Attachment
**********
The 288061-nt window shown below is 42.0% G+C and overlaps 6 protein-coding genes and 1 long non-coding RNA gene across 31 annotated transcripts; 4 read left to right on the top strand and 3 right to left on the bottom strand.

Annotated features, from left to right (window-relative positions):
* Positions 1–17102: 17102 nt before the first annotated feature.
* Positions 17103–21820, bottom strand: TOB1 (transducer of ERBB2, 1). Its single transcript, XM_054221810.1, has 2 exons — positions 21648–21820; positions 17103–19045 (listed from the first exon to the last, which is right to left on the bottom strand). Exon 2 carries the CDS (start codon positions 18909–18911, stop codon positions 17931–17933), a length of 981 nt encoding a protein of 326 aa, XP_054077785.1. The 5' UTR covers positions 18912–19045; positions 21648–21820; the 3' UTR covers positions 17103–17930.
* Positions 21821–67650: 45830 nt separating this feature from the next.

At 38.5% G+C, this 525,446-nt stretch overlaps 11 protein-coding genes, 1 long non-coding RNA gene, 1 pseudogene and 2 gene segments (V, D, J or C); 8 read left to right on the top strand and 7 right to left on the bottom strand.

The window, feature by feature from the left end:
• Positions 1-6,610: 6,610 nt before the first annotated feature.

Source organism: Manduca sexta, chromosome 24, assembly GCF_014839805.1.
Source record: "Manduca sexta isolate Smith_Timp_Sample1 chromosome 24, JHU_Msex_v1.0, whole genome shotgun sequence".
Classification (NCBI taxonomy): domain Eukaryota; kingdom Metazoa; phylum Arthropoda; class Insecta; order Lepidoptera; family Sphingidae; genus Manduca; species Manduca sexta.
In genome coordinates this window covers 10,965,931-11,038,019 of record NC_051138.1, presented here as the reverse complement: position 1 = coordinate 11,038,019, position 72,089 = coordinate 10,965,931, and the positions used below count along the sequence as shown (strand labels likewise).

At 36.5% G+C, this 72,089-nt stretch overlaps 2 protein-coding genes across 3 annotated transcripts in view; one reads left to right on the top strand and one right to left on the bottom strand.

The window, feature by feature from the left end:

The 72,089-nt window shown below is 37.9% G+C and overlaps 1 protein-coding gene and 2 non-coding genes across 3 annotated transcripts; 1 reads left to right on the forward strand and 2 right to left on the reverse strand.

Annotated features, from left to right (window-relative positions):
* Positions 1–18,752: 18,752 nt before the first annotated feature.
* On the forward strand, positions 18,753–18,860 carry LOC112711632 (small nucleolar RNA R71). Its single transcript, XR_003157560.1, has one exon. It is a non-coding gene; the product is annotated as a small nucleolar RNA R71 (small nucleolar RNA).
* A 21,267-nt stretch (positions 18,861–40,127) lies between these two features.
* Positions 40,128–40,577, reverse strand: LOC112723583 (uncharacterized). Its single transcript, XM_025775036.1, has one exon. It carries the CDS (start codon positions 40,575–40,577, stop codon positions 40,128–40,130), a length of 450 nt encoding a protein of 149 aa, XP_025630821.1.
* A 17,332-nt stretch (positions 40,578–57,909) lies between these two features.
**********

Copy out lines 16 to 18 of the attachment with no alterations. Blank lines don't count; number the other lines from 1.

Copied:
Annotated features, from left to right (window-relative positions):
* Positions 1–18,752: 18,752 nt before the first annotated feature.
* On the forward strand, positions 18,753–18,860 carry LOC112711632 (small nucleolar RNA R71). Its single transcript, XR_003157560.1, has one exon. It is a non-coding gene; the product is annotated as a small nucleolar RNA R71 (small nucleolar RNA).